Will Amazon Kindle a better MVNO model?

amazon_kindle.jpgThe Mobile Virtual Network Operator (MVNO) business in the U.S. is hardly making any headlines these days. That’s because some of the biggest MVNO’s have lately kicked the bucket. First, there was Amp’d Mobile where the management engineered a spectacular demise by burning cash and providing service to those who didn’t pay (a cellular sub-prime gamble of sorts). Then there is ESPN Mobile, which bit the dust after several agonizing months of trying to sell a high priced sports-oriented offer that not even loyal fans would bite. These are just two examples that sealed the fate (see related article on Why U.S. MVNO’s will find it hard to survive) of the traditional MVNO model. However, all hope is not lost. The MVNO business can still be successful – for the right innovator.

In steps Amazon into the picture. Amazon has shown time and again that they can come up with a feasible business model or two that users find compelling and easy to use. For example, Amazon revolutionized selling books online and then made is super easy with features such as 1-click checkout. Then there’s that elastic computing cloud, which I think has a lot of potential.

And now, Amazon has come up with its next innovation – an electronic book reader called Kindle that sells for $399 and makes it easy to read and easy to download e-books anywhere, anytime. Kindle can view, select, purchase, and download electronic books over a high-speed cellular network. Users can also purchase a newspaper or subscribe to daily newspapers, magazines, and blogs for a monthly fee. Newspapers are delivered overnight and blogs are updated several times a day.

Amazon isn’t the first to sell an electronic book reader, but its the first to have an electronic book with the following features:

  1. Easy-on-the-eyes E-Ink. The Kindle, like the Sony Reader, has an electrophoretic display from E-Ink that is designed to look like paper. An LCD screen, a popular choice for e-readers and smartphones, causes more eyestrain.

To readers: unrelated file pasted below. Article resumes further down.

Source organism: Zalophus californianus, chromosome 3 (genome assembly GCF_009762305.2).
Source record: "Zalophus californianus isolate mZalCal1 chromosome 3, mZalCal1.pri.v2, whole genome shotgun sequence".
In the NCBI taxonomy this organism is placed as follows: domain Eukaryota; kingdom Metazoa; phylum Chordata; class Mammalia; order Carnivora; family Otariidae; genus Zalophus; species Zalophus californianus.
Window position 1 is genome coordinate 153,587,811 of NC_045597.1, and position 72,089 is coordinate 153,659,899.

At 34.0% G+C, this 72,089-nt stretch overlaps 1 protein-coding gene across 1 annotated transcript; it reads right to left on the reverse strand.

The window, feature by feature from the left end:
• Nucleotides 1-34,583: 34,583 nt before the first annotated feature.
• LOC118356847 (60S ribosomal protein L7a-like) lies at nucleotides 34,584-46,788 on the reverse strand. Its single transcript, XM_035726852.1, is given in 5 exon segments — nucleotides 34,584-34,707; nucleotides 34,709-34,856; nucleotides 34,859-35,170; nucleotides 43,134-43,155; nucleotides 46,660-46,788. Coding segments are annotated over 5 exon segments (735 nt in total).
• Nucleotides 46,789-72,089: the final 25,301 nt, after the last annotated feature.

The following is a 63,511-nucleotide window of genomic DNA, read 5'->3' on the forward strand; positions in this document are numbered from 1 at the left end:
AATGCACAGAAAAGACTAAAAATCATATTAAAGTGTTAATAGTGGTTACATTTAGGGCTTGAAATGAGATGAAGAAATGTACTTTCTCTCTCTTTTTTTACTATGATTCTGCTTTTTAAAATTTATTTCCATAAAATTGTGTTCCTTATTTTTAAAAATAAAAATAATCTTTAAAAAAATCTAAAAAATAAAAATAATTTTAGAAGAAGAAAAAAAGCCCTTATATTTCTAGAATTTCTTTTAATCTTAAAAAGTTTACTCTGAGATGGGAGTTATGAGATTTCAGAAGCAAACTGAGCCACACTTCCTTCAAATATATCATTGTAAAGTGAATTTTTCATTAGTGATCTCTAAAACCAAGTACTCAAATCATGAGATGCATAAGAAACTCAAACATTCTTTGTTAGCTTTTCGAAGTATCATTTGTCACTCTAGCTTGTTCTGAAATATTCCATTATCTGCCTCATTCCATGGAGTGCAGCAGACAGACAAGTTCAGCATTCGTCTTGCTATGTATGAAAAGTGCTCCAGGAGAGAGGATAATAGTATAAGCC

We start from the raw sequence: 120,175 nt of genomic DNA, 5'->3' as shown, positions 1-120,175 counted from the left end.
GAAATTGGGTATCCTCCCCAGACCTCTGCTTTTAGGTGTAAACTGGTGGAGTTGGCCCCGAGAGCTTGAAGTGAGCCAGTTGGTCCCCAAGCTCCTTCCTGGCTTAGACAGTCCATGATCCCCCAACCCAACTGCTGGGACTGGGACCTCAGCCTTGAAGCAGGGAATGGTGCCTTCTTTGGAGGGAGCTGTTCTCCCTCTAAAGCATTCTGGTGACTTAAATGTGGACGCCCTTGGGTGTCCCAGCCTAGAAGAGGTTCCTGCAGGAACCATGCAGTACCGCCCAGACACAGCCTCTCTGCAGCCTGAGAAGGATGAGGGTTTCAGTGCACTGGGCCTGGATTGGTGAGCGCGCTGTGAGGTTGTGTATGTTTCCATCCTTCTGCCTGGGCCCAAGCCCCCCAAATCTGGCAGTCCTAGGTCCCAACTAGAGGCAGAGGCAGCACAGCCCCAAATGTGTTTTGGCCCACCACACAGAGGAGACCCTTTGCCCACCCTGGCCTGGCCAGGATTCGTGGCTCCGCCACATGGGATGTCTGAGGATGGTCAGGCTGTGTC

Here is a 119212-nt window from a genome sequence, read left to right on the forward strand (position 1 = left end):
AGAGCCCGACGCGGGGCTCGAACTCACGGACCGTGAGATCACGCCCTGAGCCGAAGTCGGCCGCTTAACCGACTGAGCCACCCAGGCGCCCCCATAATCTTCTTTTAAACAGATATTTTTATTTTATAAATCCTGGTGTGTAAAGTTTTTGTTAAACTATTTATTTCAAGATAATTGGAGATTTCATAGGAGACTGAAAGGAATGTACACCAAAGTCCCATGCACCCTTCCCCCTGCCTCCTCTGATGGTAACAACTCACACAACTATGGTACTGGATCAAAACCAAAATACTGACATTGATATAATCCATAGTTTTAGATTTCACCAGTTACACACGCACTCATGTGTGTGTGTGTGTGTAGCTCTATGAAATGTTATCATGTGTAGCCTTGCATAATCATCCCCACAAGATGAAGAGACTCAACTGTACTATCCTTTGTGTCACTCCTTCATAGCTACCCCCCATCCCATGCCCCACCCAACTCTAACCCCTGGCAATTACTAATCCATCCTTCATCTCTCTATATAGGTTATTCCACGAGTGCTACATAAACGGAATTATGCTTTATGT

2. Download e-books anytime, anywhere using a wireless broadband speeds (no need to look for a hotspot)
  3. No need for a wireless subscription (no contracts, no bills, no worries)

What’s interesting here is that there is no wireless/cellular subscription required. Imagine a wireless device that can connect to a high speed cellular network but doesn’t need a subscription? This is just what Amazon has done and perhaps may have opened up a whole new use for mobile data networks. This contrasts in many ways with the iPhone, which requires a cellular contract, a subscription to cellular Broadband service called EDGE, but doesn’t even allow wireless downloading of songs (except via WiFi hot-spots).

The Kindle operates on Sprint Nextel’s 3G cellular network. But user will not see a bill for wireless service – it’s included in the price of the content. The Kindle is “always-on”, that is always connected to Sprint’s 3G EV-DO network (slides down to the slower 1x network when EV-DO is not available). Interestingly, since Sprint EV-DO network was recently upgraded to Rev A, where users typically get download speeds of about 800 Kbytes, e-books should download quickly. My guess is that the device will not roaming on other networks. Users can also turn the radio off, which will come in handy in airplanes, and will extend the battery life from about two days to one week.

Users can also “sideload” purchased e-books onto the Kindle. In any case, every book purchased is backed up on Amazon along with any bookmarks or notes added by the user. I know that sometimes devices can go bad, so this is one of the most important features for me. I’ve always wanted the backup feature with iTunes, but I guess Apple sees things very differently, and they also have to grapple with a messed up Digital Rights Management (DRM) system.

E-books cost about $9.99, while newspaper subscriptions start at $5.99 per month. There is a small music player on the device for background music while reading, but Amazon isn’t selling music over EV-DO, so users will have to sideload their own songs. This is not a great choice (perhaps it will be added later), because Verizon Wireless claims that 95% of song downloads from its VCAST music service is over-the-air (and its priced higher than for sideloading)

I think Amazon has another great idea with Kindle. It has already sold out in the first 5.5 hours. This is going to be another great product and a good boost for Wireless Broadband services.